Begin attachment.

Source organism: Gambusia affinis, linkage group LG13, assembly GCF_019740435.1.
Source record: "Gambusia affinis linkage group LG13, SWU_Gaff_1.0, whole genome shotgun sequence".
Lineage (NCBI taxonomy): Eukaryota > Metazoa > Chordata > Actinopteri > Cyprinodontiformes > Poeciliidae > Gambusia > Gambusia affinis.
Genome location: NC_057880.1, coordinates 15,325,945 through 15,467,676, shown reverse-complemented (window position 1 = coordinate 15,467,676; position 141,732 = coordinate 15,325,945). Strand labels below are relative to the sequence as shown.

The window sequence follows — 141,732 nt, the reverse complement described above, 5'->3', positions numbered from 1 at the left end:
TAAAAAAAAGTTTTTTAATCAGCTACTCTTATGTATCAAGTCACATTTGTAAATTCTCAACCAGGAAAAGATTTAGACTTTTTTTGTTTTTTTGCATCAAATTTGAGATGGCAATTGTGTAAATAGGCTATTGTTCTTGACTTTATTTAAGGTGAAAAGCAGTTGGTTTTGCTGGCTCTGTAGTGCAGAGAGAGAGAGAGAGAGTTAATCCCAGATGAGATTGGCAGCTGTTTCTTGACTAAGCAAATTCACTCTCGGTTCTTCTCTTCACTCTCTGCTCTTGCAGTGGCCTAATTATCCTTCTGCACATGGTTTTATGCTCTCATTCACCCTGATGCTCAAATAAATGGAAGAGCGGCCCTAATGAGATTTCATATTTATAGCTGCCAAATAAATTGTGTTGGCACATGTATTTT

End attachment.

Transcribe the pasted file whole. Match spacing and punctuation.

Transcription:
Source organism: Gambusia affinis, linkage group LG13, assembly GCF_019740435.1.
Source record: "Gambusia affinis linkage group LG13, SWU_Gaff_1.0, whole genome shotgun sequence".
Lineage (NCBI taxonomy): Eukaryota > Metazoa > Chordata > Actinopteri > Cyprinodontiformes > Poeciliidae > Gambusia > Gambusia affinis.
Genome location: NC_057880.1, coordinates 15,325,945 through 15,467,676, shown reverse-complemented (window position 1 = coordinate 15,467,676; position 141,732 = coordinate 15,325,945). Strand labels below are relative to the sequence as shown.

The window sequence follows — 141,732 nt, the reverse complement described above, 5'->3', positions numbered from 1 at the left end:
TAAAAAAAAGTTTTTTAATCAGCTACTCTTATGTATCAAGTCACATTTGTAAATTCTCAACCAGGAAAAGATTTAGACTTTTTTTGTTTTTTTGCATCAAATTTGAGATGGCAATTGTGTAAATAGGCTATTGTTCTTGACTTTATTTAAGGTGAAAAGCAGTTGGTTTTGCTGGCTCTGTAGTGCAGAGAGAGAGAGAGAGAGTTAATCCCAGATGAGATTGGCAGCTGTTTCTTGACTAAGCAAATTCACTCTCGGTTCTTCTCTTCACTCTCTGCTCTTGCAGTGGCCTAATTATCCTTCTGCACATGGTTTTATGCTCTCATTCACCCTGATGCTCAAATAAATGGAAGAGCGGCCCTAATGAGATTTCATATTTATAGCTGCCAAATAAATTGTGTTGGCACATGTATTTT